How often do you get to chat with someone so rad you know it’s going to make your entire week that much better? That’s right – not often enough. Fortunately I am about to fix that little is by having a zombified discussion with the man, the myth, the soon-to-be legend…Shaun Phelps!
Give up some lovin’ now!
JW: Zombies are today, what vampires once were – until someone decided to make them sparkle. One question I get a LOT is “When do you think zombies will fall out of favor with the general population?” My answer to that is simple, but may be unpopular – the general population doesn’t have much bearing on whether or not zombies fall out of fashion. Those that count against the health of the genre are the actual fans – horror fans. Of all the genres I’ve touched, horror fans are the single most honest and loyal. To that end, the popularity of zombies will most likely not wane. Groups like Zombie Book of the Month Club and All Things Zombie are perfect illustrations of that. The groups aren’t overrun by The Walking Dead discussion – it’s about the genre as a whole. And those fans have been fans for a very long time. Why? The genre is the single best fictional metaphor for the reality of modern life.
We are but an overtime shift away from becoming zombies. And the fear of biological weapons and terrorism continues to rise. Along with those real-world fears comes the fictional parallel of the zombie apocalypse. It’s the perfect escape.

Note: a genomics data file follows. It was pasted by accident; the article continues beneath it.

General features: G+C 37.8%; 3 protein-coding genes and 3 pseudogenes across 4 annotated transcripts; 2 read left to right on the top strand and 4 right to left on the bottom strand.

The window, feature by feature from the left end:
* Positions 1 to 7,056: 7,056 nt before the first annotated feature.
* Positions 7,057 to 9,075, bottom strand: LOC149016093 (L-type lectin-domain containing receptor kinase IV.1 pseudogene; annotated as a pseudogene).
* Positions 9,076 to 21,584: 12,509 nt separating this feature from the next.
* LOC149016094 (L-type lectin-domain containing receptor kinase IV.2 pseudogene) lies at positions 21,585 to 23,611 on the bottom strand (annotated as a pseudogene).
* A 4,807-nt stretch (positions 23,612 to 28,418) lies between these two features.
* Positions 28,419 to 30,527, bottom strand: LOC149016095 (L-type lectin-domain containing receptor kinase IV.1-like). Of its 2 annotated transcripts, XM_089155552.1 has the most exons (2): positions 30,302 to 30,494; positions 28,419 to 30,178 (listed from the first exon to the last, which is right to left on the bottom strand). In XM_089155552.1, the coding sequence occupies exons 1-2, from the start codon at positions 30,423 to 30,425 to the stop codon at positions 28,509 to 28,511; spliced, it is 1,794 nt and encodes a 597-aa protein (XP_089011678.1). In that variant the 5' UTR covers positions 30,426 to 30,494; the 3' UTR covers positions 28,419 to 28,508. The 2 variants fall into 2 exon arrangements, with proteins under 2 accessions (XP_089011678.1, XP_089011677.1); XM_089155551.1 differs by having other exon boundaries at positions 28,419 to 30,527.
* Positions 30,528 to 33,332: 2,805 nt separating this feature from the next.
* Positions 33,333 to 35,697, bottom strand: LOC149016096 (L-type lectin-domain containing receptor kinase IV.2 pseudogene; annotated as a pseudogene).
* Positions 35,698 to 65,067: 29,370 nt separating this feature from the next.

SP: I think zombies have gone up and down in popularity since their mainstream introduction but I can’t see it ever going away. I think the rise in fall in popularity had more to do with acceptable levels of violence in media and artist integrity. The vampire culture became too enmeshed in love and romance. Suddenly everyone was searching for more of that and the singular concept played itself out. Since then the fans of twilight shifted to the hunger games and a variety of other post apocalyptic themes–much for the same reason we are drawn to zombies: Zombies since their first mainstream introduction have fascinated us because of the reflection on the human condition. The drives that inspire us and the drives that destroy us. This will always be an issue that hits home. This is what people are looking for, because people want to understand.
JW: That’s the very reason why I believe the zombie is the universal monster (not to be confused with the original Universal Monsters). The zombie has no superpower – it just is. That alone makes it more terrifying than anything. And when a horde of such creatures gathers, their collective ability to consume and destroy – well, that simply speaks for itself. It’s one of the reasons why so many of Romero’s films were master pieces. Horror actually speaking to the human condition in ways that the viewer can relate. That’s not possible with most monsters – save the demon (which can always be viewed as the downward spiral of human morality).
The average human consumes. The average human relates to the plight of the shambling horde.
I wonder, though … do people really care to deconstruct the zombie? Or are they content with letting it just be? Zen and the art of the undead?